While there is a sense of slow progression, much like the Souls series, there is also an increased sense of speed. The focus here is on speedy swordplay and quick responses to enemy attacks rather than purely learning patterns and how to read telegraphed moves. William is generally quite nimble, dodging and ducking rather than rolling for evasions. Combat is given a fresh air with a stance system that can be switched up at any time between high, medium and low moves. These give the player a range of attack options which sacrifice speed for power and vice versa depending on which stance has been selected; certain enemies are best handled with the swift but less powerful low stance, for example, while slower-moving bosses may be better taken down with a powerful but slow high attack. The tried and trusted stamina system (here called Ki) is even given a fresh coat of paint in the form of a Focus button. As you make attacks, your Ki goes down, but a ring of lights encircles and draws into William. A well timed tap of the R1 button as the circle hits him will result in more rapid regeneration of your Ki, allowing combat to become far more free flowing than even Bloodborne, a Souls game which was focussed heavily in more aggressive combat.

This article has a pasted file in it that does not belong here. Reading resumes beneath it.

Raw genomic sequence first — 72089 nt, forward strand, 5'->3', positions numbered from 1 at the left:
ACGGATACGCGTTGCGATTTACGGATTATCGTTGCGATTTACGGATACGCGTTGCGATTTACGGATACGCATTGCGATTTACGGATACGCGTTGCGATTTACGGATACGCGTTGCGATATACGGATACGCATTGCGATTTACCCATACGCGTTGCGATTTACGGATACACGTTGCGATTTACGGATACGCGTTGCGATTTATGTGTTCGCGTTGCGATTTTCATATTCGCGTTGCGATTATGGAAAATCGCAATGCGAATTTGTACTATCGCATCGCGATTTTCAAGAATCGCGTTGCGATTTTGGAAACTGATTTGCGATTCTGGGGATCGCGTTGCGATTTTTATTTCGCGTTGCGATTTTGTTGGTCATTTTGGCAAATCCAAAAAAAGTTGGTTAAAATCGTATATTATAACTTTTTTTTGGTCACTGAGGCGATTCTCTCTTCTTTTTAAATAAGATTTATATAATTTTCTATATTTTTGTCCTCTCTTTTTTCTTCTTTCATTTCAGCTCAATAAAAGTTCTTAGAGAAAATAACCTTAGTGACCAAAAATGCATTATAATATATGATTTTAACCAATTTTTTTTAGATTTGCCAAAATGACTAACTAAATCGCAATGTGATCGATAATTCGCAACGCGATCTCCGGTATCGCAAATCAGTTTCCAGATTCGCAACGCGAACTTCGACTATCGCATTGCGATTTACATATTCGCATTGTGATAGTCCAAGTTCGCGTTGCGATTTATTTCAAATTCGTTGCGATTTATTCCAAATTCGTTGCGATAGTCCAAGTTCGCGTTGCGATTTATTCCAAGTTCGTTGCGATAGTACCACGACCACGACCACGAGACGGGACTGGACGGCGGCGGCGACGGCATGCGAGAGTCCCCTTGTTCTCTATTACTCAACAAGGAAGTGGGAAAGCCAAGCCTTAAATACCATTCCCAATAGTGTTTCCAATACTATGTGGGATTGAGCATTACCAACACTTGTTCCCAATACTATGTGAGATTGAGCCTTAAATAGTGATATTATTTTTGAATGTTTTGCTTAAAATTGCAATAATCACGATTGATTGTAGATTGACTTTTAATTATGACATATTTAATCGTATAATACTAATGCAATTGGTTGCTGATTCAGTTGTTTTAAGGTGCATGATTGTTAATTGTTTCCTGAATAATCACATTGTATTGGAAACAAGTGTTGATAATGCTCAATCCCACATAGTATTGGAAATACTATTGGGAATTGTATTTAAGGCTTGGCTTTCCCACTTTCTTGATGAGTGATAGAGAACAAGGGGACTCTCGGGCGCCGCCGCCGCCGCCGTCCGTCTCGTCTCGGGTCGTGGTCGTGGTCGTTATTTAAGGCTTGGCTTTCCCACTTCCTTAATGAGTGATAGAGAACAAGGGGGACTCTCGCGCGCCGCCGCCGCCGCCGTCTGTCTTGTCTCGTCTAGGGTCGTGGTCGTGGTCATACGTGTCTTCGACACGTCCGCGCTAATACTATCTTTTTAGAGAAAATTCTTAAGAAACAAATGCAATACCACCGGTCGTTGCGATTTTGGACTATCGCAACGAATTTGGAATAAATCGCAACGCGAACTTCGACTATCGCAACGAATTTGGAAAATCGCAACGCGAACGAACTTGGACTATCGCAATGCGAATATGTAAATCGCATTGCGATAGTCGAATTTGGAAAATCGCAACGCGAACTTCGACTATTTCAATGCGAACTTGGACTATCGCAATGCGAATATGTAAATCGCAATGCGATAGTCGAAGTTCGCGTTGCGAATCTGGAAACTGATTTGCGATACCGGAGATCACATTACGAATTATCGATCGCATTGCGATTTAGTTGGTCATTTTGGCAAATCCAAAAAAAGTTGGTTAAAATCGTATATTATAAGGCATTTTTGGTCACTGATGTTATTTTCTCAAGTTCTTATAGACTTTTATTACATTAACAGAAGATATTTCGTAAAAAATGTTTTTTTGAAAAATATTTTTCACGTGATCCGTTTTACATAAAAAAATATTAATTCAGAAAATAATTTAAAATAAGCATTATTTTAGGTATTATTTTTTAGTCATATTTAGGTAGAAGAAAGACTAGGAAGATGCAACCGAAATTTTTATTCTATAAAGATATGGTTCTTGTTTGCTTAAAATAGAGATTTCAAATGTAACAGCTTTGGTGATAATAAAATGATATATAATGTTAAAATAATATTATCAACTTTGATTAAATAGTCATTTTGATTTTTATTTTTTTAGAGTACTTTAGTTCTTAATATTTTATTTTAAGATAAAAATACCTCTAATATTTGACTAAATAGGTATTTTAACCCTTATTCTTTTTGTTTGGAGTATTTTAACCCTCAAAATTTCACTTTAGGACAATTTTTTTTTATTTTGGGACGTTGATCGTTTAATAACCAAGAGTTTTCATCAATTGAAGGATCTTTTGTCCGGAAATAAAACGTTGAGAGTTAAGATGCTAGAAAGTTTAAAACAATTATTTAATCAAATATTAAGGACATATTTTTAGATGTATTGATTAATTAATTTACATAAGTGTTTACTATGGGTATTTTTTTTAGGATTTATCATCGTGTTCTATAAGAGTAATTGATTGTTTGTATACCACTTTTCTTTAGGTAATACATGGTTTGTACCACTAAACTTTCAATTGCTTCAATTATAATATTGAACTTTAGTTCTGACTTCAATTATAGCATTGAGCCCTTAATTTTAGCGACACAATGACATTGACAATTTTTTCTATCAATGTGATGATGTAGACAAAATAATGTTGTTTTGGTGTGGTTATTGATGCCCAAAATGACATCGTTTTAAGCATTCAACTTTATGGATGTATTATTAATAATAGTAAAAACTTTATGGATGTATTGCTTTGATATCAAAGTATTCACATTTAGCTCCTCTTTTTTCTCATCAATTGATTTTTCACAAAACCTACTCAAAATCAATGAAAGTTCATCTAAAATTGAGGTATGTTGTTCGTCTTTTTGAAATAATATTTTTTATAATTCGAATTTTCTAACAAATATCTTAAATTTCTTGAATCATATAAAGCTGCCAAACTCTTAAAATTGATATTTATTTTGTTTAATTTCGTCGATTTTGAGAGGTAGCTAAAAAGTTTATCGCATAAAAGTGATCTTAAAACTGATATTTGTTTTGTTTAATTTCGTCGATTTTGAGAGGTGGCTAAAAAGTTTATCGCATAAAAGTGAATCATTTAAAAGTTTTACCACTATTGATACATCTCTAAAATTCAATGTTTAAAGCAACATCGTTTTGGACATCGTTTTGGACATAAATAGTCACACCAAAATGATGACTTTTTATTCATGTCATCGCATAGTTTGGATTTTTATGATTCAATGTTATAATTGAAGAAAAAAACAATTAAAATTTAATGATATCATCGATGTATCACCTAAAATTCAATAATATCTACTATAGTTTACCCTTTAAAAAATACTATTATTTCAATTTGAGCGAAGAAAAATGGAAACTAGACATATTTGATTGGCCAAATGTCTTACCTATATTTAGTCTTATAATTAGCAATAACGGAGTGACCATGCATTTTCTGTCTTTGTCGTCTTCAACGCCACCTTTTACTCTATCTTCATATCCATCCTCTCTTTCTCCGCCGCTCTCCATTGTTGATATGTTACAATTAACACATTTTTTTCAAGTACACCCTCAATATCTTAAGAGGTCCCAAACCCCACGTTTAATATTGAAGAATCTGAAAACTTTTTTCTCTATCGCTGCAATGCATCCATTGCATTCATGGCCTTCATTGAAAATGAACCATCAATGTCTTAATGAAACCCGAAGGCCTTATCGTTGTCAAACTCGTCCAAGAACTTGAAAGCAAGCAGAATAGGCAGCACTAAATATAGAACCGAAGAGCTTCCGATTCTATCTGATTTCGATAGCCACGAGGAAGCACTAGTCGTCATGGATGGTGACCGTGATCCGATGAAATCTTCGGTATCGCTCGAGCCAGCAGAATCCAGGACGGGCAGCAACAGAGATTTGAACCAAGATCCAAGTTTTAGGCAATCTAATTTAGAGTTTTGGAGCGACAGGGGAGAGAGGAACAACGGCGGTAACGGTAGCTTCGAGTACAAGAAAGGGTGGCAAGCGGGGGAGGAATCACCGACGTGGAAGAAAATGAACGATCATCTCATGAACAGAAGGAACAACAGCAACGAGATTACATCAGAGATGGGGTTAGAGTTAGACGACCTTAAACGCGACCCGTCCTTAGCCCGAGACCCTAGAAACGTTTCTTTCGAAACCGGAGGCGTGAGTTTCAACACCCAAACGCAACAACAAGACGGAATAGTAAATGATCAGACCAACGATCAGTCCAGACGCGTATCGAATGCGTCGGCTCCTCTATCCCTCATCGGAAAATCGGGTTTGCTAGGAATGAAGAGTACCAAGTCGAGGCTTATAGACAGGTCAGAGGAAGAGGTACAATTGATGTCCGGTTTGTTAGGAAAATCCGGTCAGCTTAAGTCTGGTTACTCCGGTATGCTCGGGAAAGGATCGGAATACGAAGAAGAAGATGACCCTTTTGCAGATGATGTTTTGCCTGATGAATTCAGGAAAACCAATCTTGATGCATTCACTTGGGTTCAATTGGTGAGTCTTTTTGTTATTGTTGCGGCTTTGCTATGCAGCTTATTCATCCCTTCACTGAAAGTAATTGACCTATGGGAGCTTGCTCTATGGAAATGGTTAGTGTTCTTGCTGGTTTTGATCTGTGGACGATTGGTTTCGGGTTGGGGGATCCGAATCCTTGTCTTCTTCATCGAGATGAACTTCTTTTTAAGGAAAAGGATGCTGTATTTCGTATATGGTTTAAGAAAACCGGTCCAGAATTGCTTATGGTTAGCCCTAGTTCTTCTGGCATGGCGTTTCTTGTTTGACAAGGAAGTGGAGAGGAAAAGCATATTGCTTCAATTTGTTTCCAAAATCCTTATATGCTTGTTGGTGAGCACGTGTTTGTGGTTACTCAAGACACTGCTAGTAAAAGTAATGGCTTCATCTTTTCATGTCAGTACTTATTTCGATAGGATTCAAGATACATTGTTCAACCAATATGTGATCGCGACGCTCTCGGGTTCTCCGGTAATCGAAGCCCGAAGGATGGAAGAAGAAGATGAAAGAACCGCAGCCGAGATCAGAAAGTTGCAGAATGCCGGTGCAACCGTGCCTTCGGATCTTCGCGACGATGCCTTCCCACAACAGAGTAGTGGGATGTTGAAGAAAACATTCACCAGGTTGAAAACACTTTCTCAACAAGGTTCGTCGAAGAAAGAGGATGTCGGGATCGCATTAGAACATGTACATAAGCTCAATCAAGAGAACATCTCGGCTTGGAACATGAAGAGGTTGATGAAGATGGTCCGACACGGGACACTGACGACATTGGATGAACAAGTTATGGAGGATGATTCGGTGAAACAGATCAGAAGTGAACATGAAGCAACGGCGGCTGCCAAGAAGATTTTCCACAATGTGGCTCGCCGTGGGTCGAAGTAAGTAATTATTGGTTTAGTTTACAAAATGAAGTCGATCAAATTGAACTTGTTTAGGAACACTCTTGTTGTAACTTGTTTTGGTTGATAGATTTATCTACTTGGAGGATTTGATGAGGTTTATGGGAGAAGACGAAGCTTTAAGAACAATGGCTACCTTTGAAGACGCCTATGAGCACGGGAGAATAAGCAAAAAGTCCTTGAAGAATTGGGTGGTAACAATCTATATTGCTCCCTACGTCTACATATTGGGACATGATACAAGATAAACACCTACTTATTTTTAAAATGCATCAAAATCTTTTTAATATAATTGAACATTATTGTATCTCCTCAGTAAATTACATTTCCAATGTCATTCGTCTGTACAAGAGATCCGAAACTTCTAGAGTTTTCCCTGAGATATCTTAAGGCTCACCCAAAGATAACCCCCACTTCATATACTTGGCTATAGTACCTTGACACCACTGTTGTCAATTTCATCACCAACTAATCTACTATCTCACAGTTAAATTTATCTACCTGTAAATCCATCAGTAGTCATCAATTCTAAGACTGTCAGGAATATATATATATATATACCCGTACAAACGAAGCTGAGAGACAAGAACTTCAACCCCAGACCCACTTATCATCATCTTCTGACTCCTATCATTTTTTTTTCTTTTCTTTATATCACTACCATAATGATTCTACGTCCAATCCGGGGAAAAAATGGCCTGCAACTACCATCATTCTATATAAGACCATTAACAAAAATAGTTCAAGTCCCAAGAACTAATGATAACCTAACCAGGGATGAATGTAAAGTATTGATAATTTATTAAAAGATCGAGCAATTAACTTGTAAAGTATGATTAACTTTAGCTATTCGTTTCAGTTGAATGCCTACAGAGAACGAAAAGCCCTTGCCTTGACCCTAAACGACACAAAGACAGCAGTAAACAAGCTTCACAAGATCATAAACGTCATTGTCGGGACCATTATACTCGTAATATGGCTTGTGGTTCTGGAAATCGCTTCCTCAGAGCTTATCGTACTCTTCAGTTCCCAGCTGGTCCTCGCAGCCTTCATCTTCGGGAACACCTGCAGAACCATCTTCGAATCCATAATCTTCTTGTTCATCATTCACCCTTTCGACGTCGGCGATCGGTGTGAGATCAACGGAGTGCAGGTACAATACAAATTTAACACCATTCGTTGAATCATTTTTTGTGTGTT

Outside of wailing on bad guys, Nioh also presents some interesting additions to the formula. Skill progression comes in the form of Samurai skills which can be bought with Samurai skill points in a typical RPG tech tree system. These unlock more special moves which can be assigned to button combinations or can be used to increase proficiency with specific weapon types. Ninja skills on the other hand can be used to give the player an edge in combat, releasing confusing smoke bombs or shuriken. It adds depth to the system and encourages experimentation with different weapon and skill combinations. On top of that there are Guardian Spirits and little green fellas called Kodama’s to discover. The latter are more common, found hiding in levels, but both can be set to your character at shrines, Nioh’s answer to bonfires. Kodama’s provide blessings which can aid in item discovery or combat bonuses, while Guardian Spirits provide both passive benefits such as increased Ki recovery speed on top of powerful Living Weapon boosts. On fully charging your living weapon gauge, tapping Circle and Triangle imbues your weapon with your Guardian Spirit allowing you to perform devastating attacks for a period of time.